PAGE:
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The New Green Isle SO 500

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The latest new vessel from the  Parkol Yard in  Whitby is the 23 metre MFV Green Isle SO 500 for Michael Cavanagh from  Green Castle, Co Donegal.

The latest new vessel from the  Parkol Yard in  Whitby is the 23 metre MFV Green Isle SO 500 for Michael Cavanagh from  Green Castle, Co Donegal.

The Green Isle is a replacement for Michaels previous vessel also named Green Isle, formerly the Green Isle that was bought as a 21 metre vessel from Noel and Tony Kenning of Mallaig in 2003. Two years later he had her lengthened by 2.7metres at MMS Ship Building in Hull .

The new Green Isle has been built by Parkol Marine Engineering from Whitby to a design by S C McAllister Ltd.  The vessel was launched at Parkols Teesside yard on 5th September and named by Michael Cavanagh’s wife Mary. Then taken to their Whitby yard for final fitting out. The boat was certified to Bureau Veritas classification and Marine Survey Office standards and is insured by British Marine Insurance.

The vessel has been designed to be able to switch between pelagic trawling and demersal trawling.  Depending on availability of quotas and market demand, Michael intends to work pelagic pair trawl for mackerel, herring and scad through Autumn into the winter month,  May to June time he will rig the demersal twin rig trawls and concentrate on prawns and whitefish in the Celtic Sea and grounds to NW of Ireland. In the summer months he will be pelagic trawling for tuna off the SW of Ireland a fishery he has targeted for over ten years with his previous command.

Green Isle has an overall length of 22.7 metres with a registered length of 21.8metres, a breadth of 7.5 metres and a draft of 5.07metres. The vessel is powered by a 480 kw Mitsubishi S6R2-T2MPTAQ3M supplied by Padmos who have departments in both Holland and Ireland.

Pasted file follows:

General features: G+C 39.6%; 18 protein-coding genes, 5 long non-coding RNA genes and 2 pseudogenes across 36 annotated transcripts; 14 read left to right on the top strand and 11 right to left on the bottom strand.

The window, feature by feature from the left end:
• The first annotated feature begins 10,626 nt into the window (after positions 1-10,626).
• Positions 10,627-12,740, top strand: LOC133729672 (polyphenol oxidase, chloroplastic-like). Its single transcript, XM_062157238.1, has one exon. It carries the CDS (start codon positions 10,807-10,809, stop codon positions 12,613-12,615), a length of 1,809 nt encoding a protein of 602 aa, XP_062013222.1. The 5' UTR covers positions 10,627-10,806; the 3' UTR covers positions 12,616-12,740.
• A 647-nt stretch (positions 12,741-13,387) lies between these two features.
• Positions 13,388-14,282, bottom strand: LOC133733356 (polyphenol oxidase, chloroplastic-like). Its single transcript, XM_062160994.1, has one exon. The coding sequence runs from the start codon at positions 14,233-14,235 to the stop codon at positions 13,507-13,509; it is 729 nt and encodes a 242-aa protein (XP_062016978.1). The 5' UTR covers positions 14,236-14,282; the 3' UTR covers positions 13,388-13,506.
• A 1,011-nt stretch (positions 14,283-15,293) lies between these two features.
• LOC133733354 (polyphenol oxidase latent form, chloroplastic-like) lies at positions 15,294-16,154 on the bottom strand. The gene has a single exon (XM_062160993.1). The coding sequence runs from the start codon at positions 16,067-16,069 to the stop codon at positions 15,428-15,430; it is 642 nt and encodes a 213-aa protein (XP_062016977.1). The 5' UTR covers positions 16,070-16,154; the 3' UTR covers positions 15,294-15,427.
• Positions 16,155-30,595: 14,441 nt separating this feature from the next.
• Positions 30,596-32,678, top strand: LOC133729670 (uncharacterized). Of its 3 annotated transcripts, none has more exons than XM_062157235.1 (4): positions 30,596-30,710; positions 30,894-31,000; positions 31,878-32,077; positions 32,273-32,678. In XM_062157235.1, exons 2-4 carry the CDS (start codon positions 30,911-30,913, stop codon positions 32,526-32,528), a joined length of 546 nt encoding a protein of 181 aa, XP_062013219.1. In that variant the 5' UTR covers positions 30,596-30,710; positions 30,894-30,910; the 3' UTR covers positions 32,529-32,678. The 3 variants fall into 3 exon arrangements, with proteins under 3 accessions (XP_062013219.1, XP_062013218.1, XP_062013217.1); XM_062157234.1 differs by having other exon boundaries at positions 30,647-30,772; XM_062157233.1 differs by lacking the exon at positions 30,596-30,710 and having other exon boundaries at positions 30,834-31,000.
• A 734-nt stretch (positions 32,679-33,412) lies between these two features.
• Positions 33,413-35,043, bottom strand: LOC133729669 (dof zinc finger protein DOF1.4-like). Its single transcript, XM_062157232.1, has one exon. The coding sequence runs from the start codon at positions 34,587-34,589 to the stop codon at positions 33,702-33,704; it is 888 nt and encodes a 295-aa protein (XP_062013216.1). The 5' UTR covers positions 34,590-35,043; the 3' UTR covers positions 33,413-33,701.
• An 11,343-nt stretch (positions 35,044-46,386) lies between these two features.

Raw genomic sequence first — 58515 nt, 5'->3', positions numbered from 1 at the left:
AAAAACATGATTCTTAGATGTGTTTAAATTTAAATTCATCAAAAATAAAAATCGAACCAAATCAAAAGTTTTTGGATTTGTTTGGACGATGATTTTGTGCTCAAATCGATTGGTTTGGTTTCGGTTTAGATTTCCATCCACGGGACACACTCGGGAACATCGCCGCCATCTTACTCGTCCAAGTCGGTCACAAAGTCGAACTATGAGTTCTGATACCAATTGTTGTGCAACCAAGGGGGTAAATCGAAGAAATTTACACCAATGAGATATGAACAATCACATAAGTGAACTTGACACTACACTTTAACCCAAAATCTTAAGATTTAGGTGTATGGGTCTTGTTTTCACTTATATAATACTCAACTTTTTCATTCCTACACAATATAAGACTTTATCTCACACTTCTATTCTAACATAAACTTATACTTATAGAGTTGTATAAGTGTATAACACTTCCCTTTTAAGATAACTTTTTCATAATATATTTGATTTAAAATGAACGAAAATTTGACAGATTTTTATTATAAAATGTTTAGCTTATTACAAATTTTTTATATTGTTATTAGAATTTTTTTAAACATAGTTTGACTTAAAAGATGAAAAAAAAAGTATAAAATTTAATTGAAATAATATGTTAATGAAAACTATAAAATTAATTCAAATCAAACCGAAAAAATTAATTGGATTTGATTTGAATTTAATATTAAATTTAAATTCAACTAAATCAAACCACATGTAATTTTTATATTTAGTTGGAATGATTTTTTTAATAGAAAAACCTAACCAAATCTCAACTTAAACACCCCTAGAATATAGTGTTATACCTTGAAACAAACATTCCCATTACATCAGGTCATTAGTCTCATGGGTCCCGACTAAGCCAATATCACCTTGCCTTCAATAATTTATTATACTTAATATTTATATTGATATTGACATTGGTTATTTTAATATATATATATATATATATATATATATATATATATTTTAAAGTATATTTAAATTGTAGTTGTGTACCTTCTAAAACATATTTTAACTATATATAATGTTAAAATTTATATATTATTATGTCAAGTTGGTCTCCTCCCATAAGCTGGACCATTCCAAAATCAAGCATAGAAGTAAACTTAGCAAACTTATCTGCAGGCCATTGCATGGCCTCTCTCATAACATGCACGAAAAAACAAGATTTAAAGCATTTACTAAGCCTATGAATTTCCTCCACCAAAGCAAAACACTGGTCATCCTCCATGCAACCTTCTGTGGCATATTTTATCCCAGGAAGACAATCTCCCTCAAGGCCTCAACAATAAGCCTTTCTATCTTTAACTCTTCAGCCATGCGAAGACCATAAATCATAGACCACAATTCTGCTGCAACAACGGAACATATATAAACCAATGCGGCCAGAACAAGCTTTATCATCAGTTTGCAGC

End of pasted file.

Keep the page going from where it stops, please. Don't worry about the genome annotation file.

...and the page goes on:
The gearbox is a Reintjes, Type WAF 573L/7.474:1 driving  a 2.5 metre 4 bladed propeller from Promarin fitted inside nozzle by Kort propulsion. The propeller shaft is supplied by Premier Engineering of Scarborough who supplied the rudder as well.  Also supplied by Padmos are two auxiliary engines a Mitsubishi S6B3-T2MPTAW-20, mounted in the engine room on top the port fuel tank and a smaller Mitsubishi S4S-DT that is mounted forward under the shelter deck. On the starboard fuel tank is a Cummins gen set supplied by Beta Marine.

The hull of Green Isle is of round bilge construction with transom stern, bilge keels and bulbous bow built of steel with an aluminium wheelhouse situated midships on top the shelterdeck.  From forward aft below decks are the forepeak housing a fresh water tank inside the bulbous bow, A small ‘technical’ tank holding 10 ton of freshwater, then a dual level plant / sonar room that is accessed by a hatch in the deck. This houses the electrical switch boards for the ice machine as well as refrigeration unit, pumps and distribution valves for the RSW tanks that were supplied by the KER Group.

Below floor level in this compartment there is the transverse steel tube housing the KT 250L Hydraulic bow thruster from Kort Propulsion and the two sonars, giving easy access to them all for any routine maintenance that may be required.

Moving aft there are three RSW tanks with a combined capacity of 110 cubic metres, holding around 80 -90 tons of pelagic fish.. These can be converted to a traditional chilled fish room by removing wall plates between the tanks for when the vessel is twin rig trawling for nephrops. Once the steel plates between the tanks are removed the fishroom has a capacity in the region of 750 boxes.  Beneath the floor of the RSW tanks and fishroom is a large fuel 12,000 litre tank.

Further aft at this level is the engine room with the 480kw Mitsubishi set deep in the centre and the two auxiliaries fitted on top of the fuel tanks on either side. The S6B3 Mitsubishi on the port side drives three hydraulic pumps for the main hydraulics and a large alternator for